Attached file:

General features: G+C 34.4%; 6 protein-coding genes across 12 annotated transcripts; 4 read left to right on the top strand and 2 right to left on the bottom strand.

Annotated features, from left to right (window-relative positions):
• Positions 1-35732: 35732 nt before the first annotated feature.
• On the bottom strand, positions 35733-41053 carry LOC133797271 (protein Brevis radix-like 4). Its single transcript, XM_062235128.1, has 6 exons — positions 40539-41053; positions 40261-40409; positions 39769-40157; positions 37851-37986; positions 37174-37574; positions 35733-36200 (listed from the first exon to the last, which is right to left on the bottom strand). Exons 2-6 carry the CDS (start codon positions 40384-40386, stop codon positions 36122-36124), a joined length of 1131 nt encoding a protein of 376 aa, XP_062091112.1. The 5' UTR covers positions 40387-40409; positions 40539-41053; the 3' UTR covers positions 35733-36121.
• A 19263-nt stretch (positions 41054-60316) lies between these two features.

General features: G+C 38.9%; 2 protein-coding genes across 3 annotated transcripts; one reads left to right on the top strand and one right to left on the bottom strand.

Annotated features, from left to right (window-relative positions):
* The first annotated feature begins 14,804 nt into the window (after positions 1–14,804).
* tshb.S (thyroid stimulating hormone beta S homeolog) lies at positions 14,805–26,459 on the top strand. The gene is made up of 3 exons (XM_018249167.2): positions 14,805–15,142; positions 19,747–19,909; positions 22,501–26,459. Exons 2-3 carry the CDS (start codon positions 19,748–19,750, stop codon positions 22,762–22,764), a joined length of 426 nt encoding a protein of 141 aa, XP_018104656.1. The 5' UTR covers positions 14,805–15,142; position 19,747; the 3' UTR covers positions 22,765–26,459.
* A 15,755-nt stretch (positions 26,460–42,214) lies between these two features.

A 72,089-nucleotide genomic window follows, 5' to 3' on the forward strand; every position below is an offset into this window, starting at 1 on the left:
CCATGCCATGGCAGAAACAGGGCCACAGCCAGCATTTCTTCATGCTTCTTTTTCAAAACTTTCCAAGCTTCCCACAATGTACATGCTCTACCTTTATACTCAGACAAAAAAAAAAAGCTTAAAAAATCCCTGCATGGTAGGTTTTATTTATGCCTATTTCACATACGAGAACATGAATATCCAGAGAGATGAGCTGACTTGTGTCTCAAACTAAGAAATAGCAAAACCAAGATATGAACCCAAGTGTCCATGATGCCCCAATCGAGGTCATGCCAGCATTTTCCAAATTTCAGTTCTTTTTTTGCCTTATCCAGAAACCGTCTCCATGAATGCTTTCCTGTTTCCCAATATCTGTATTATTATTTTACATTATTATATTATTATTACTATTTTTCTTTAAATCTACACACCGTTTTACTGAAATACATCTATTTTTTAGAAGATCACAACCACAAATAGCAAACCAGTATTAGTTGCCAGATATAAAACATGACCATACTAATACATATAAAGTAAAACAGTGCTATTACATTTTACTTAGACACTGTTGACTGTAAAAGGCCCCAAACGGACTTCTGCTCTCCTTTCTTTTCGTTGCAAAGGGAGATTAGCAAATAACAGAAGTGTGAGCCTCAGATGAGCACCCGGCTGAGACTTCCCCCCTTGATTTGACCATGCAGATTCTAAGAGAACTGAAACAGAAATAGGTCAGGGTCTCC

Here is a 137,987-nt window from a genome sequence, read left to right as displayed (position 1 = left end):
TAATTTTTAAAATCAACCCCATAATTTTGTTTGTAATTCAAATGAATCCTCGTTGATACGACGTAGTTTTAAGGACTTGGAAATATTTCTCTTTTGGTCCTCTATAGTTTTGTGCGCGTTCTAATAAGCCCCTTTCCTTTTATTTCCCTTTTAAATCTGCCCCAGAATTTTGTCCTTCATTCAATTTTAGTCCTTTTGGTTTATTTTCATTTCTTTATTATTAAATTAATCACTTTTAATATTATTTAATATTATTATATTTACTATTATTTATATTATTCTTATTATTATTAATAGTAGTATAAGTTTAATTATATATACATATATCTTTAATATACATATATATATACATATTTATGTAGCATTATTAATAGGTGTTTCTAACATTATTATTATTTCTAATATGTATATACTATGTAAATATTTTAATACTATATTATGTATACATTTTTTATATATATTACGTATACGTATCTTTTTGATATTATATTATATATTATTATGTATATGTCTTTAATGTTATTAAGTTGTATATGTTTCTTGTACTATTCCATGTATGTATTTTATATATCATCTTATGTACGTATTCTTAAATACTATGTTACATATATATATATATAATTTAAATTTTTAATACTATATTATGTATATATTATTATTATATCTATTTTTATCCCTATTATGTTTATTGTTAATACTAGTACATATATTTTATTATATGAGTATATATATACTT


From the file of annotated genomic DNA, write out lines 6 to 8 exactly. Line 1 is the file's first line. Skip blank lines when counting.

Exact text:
General features: G+C 38.9%; 2 protein-coding genes across 3 annotated transcripts; one reads left to right on the top strand and one right to left on the bottom strand.

Annotated features, from left to right (window-relative positions):
* The first annotated feature begins 14,804 nt into the window (after positions 1–14,804).